Thursday, January 22, 2009

The ultimate principle or ground to which objects must conform is undecidable

Time was when Critical Philosophy was queen of the philosophical sciences. But in the two hundred years since the inauguration of transcendental thought we have witnessed nothing but endless disputes.
  • One camp announces that the mind conforms to objects rather than objects to mind, thereby declaring mind the ultimate principle of transcendental philosophy.
  • Another camp declares that objects and minds conform to language rather than language to objects.
  • Yet another camp declares that objects and minds conform to history rather than history to objects and minds.
  • Yet another camp declares that objects conform to Dasein, or the body, or power, technology, writing, or language games.

Between all these rival camps we discover that the ultimate principle or ground to which objects must conform is undecidable. For each of these camps is able to declare that it has discovered the nearest of the near and that which must therefore function as the regulative ground for our access to all else.

Given the utter failure of Critical Philosophy as evinced by its endless and irresolvable disputes, let us see whether we do proceed further in the thorny and obscure domain of metaphysics by beginning with the ultimate transcendental principle upon which all of these other principles are necessarily dependent. [...]

What must above all be shown is how the failure of self-reflexivity in the elevation of other critical principles suffering from an objectification that clothes or disguises this most airy of principles to pride of place generates a series of irresolvable paralogisms and antinomies that perpetually haunt reason, preventing the end of all dispute once and all, thereby initiating the march of knowledge and emancipation at last. Not only this, but with oxygen we discover a principle that at last resolves the vexed antinomies of the subject and the object, for air is at once both material and spiritual, as can be discerned in its status as both elemental and breath.
As such, we must first proceed with a deconstruktion of all history hitherto, demonstrating the paradoxically silent functioning of the principle that outstrips all principles, the principle that perpetually evades and precedes all objects and subjects while nonetheless and simultaneously, yet under erasure, only following from objects and subjects, illustrating how air is both the condition of possibility and impossibility for all other beings. Only then will we at last accomplish the End of philosophy and the beginning of thinking, ushering in, if I may put it like this, a breath of fresh air.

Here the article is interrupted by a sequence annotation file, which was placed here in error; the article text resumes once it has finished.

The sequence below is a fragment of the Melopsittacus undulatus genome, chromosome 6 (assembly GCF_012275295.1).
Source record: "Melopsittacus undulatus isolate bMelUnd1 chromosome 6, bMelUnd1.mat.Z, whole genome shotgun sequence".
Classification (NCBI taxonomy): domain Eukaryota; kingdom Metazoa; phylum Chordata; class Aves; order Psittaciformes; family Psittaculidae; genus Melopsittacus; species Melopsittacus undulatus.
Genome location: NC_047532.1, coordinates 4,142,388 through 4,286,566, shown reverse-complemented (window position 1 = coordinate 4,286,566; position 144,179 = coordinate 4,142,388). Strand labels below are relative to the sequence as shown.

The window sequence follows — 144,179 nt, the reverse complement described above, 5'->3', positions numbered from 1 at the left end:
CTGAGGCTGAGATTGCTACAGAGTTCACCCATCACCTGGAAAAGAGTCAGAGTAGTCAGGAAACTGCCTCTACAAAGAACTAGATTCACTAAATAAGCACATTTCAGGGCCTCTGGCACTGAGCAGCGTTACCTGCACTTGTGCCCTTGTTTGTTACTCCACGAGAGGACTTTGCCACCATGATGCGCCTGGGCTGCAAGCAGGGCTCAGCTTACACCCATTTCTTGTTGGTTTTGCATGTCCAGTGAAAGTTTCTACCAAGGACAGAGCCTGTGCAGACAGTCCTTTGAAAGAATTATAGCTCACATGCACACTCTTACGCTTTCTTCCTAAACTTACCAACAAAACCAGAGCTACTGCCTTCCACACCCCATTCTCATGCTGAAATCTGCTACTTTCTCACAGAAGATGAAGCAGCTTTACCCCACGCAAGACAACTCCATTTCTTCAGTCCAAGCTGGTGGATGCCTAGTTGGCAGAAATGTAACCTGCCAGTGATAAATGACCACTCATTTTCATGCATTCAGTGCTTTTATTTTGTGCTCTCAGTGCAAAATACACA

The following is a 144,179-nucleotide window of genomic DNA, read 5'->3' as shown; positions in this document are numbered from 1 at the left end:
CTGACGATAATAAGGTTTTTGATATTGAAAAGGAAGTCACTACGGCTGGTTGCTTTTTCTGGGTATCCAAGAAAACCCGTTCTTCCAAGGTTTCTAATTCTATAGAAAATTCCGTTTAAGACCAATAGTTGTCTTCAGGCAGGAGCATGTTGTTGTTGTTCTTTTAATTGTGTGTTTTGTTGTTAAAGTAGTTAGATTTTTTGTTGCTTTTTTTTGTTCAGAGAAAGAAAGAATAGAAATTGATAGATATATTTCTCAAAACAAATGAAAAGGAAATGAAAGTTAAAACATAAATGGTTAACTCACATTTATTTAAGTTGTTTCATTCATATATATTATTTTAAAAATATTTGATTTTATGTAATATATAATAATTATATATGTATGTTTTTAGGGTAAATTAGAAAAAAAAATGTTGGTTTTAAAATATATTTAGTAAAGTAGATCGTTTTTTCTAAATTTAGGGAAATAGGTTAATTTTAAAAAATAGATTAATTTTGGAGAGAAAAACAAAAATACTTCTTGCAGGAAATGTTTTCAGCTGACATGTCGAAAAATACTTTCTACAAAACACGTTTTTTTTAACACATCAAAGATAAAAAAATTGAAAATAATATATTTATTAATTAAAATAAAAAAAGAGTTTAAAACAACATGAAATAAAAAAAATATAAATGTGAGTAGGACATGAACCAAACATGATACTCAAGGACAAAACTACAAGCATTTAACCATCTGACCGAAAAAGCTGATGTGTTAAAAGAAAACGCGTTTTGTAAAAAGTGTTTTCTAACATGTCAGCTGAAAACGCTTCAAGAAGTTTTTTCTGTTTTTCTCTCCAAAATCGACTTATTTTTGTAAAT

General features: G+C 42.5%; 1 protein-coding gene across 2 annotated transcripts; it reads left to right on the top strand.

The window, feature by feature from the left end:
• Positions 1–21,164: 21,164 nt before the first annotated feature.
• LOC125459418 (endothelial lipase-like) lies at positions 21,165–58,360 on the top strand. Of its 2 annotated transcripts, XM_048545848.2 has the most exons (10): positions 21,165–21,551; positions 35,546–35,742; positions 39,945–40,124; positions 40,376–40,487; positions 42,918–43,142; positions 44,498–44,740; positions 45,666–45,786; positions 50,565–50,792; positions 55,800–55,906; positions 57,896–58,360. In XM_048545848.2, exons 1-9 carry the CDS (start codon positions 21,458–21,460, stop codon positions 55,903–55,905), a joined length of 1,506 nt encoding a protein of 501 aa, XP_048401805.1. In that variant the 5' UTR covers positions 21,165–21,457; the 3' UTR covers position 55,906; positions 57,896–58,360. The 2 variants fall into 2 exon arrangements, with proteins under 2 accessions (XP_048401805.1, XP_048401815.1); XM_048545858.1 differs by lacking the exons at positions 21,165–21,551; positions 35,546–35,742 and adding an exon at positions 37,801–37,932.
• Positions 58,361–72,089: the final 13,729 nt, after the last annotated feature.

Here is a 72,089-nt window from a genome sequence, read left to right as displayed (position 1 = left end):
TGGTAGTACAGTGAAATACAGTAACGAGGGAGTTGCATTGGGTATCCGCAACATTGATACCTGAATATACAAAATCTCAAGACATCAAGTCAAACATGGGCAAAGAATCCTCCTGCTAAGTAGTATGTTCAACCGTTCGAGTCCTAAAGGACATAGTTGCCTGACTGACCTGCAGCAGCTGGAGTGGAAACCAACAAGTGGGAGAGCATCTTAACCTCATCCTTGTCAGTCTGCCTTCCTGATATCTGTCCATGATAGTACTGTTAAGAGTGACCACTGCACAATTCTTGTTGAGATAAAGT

The real target of this little satire is not so much Kant as the critical/dogmatic divide. We are told that one approach to philosophy is critical while another is pre-critical dogmatism. The curious thing is that nearly anything can be treated as the ultimate condition or the fundamental condition required for a philosophy to count as critical.
  • Thus you get the Kantians talking about the constitutive role that mind plays, such that any philosophy that does not take this role into account is dogmatic.
  • The Gadamerians and Foucaultians respond by making history the constitutive condition, denouncing the Kantians as dogmatically ignoring our fundamental historicity.
  • The Kantian retorts that history wouldn’t be possible without these constitutive structures of mind.
  • The Marxist Critical Theorist intervenes by showing how the Kantian categories are actually generated from economics.
  • Derrida leaps in showing how all these folks are wrong because the role that Arche-Writing plays has not been taken into account.

Every one of these positions is able to one-up and explain the other position in terms of what it has located as the transcendental, and every position being denounced as dogmatic is able, in its own turn, to respond by showing how the allegedly critique is in fact dogmatic by the lights of its own critical structure.

  • For example, the Husserlian denounces the Marxist for failing to carry out the reduction and engage in a phenomenological analysis of intentionality,
  • while the Marxist turns around and denounces the Husserlian for failing to carry out a historical and economic investigation into the origins of his very conception of the world (i.e., the Marxist denounces the Husserlian for bourgeois individualism).

Everything we think might be mistaken
Great Moments in the Classroom from Larval Subjects by larvalsubjects

Students shuffling out of the classroom after a discussion of Platonic realism and the possibility of transcendent, objective values independent of culture, history, and individual determination.

  • STUDENT: “This class is impossible.”
  • ME (Alarmed): “Why?”
  • STUDENT: “We come in here thinking we understand the world and now we discover that everything we think might be mistaken.”


Husserl begins with an obvious thesis – “look at the things themselves!” – yet in executing this project he unsettles our assumptions about what it is to experience the world and objects, opening a vast domain that continues to challenge central assumptions in cognitive science, psychology, the social sciences, etc. 5:27 AM 2:25 PM

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